“I am a citizen of the planet.
My president is Kwan Yin.”
– Alanis Morrisette
(Kwan Yin is a goddess of compassion.)
Some of the things that I’ve learned from this project are about the art of writing. One of those discoveries is about trusting that, even when I don’t know what to write about today – what my theme is – even so, there will be a way. I’ve learned to sit down and just start. I recall who I’m writing for, and I just say something from my bodily presence, and – guided by that initial felt sense – I see where the exploring and communicating goes. It might take a few paragraphs before the theme begins to peek out.
Sometimes you have to go back at the end and rewrite the first paragraphs, because what ‘comes’ may not turn up until after a few paragraphs, or even half a page. Yesterday’s post is such. When I looked at it this morning, the first two paragraphs didn’t make sense even to me, so I’m giving them a rethink, now. I trust them, though. Yesterday, they carried me forward into something deeper. Today’s worked this way, too.
Yesterday I wrote: “So, what have I learned, from this exploration? I wanted to approach the concept of death in a way that transcended ‘now’ and ‘later.’ We say, “Now I’m alive.” We say, “Later, I’ll be dead.”
I meant that we usually think about death with the unconscious support of a ‘three times’ model of life process. That is: in time past, I was born; in time present, I am alive; and, in time future, I will die. We begin to adopt this thinking in childhood, and I am learning to think without this model of time. Is there another way to investigate experience? That was my first fresh feeling, as I began writing, yesterday – that I might not have to ‘think death’ under the constraints of that model.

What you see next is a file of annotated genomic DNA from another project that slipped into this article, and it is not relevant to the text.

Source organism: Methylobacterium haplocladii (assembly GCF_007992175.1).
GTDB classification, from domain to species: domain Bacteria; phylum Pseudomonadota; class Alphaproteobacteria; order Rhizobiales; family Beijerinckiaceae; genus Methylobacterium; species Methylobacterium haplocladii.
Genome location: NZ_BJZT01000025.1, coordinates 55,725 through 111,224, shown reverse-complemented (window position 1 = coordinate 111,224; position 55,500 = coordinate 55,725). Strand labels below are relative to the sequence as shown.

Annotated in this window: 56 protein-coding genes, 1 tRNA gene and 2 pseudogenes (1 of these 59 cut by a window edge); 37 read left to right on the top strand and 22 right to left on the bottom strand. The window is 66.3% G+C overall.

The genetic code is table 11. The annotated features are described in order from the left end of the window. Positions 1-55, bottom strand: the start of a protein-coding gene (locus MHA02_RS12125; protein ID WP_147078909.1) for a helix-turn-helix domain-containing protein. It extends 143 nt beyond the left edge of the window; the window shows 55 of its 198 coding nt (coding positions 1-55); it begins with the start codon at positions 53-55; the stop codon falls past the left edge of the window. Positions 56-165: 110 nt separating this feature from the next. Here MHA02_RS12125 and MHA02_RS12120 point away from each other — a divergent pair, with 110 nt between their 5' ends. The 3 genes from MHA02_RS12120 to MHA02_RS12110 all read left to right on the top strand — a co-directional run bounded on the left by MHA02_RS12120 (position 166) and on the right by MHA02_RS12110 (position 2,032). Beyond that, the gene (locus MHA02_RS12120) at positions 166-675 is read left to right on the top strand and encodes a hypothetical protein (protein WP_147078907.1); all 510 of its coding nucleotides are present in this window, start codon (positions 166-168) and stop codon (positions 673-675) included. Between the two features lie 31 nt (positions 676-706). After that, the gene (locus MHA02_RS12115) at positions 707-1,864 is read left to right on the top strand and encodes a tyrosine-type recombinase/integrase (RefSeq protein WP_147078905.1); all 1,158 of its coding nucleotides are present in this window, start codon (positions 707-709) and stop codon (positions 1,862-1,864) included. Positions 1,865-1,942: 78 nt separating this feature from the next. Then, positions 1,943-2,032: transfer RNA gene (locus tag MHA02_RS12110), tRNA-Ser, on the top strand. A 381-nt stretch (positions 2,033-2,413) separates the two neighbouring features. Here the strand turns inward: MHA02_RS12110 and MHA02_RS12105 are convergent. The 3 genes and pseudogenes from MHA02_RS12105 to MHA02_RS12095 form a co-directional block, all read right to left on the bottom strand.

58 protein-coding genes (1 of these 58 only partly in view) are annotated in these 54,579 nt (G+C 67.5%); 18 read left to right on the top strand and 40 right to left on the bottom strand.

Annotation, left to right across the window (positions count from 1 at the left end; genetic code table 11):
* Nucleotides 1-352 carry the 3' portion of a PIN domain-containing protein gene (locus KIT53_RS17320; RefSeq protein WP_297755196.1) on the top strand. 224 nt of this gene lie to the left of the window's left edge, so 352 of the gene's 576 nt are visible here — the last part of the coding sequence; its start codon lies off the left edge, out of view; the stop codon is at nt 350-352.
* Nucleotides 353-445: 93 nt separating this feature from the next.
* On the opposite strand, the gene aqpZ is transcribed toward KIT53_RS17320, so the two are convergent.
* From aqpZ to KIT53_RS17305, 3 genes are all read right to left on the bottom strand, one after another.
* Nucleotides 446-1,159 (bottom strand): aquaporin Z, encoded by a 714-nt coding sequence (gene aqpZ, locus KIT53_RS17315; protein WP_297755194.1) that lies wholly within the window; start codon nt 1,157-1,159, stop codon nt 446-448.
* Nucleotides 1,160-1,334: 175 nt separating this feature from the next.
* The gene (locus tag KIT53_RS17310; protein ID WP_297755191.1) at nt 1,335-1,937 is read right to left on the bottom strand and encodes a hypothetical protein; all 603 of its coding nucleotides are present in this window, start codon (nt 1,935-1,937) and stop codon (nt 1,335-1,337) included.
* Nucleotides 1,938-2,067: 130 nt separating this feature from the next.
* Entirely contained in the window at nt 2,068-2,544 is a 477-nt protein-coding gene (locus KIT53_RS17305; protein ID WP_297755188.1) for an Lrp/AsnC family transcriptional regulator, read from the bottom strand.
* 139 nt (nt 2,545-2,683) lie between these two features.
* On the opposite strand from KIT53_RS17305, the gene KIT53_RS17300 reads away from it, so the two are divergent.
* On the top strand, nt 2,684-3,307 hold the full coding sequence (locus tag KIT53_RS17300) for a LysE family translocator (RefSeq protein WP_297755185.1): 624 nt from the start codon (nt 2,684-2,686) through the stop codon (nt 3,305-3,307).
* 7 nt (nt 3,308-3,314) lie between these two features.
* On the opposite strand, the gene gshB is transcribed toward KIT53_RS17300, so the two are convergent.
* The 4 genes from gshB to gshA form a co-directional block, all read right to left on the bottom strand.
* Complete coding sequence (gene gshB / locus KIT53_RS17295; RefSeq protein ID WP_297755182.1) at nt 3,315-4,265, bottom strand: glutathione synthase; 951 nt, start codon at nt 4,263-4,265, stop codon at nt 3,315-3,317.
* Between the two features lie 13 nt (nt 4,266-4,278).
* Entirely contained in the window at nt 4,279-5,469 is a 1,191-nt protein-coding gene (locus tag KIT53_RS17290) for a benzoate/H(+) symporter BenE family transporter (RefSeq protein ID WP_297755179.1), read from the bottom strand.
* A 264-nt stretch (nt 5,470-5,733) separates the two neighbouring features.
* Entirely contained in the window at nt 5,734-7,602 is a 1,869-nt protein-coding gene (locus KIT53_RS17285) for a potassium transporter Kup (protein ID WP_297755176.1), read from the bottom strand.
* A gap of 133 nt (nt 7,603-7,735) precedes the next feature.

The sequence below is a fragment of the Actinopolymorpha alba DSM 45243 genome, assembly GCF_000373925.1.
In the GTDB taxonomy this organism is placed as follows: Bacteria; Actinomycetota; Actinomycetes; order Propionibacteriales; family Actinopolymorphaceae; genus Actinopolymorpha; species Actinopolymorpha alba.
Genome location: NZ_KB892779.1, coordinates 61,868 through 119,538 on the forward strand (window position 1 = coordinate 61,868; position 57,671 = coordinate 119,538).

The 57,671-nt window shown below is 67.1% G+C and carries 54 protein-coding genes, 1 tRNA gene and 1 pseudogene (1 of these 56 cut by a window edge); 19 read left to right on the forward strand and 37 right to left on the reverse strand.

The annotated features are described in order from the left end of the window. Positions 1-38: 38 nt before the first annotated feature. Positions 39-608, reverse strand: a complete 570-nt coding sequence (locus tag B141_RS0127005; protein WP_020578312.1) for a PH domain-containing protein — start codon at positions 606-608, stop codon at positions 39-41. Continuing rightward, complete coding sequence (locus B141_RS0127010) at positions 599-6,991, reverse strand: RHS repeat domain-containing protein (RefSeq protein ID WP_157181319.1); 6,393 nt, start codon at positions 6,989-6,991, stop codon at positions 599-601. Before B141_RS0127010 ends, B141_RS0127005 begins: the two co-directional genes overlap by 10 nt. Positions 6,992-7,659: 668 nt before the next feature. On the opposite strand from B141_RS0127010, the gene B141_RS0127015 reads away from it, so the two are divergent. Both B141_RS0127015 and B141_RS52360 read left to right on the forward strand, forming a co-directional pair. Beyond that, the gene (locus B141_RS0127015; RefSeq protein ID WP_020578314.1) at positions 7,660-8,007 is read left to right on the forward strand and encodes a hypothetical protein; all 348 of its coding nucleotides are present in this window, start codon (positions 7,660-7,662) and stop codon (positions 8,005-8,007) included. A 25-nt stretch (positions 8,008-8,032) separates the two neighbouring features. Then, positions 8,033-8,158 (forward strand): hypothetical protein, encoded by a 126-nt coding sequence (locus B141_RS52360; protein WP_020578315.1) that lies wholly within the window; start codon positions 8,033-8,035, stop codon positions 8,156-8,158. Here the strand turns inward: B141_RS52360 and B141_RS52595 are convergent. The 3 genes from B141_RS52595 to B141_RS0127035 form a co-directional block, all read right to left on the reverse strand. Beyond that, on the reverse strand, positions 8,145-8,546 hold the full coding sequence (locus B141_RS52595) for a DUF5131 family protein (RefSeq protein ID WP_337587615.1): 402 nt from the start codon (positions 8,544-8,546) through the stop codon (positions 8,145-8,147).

(Even to say, ‘think death’ is to step out of the usual space-time way of thinking, do you see? Try it out, in your own body. Is there a difference in bodily feel, between “I am thinking death,” and “I am thinking about death”? Sure is in my experience.)
Honouring ordinary time for a moment, I next wrote: “I wanted to experience as much about death and deathlessness as one can, while optimally strong and clear, before the dissolution of the body.”
This signals that death is going to be in the present-as-experienced (Existenz), and not in terms of the model of the three times (existence). Now, what came to mind, as I was writing, was a conversation I had with my father, twenty-six years ago. He was contemptuous of my suggestion that one can meet death while living. So, yesterday I wrote: Some say, ‘How can you experience death, while you’re living? That’s ridiculous.”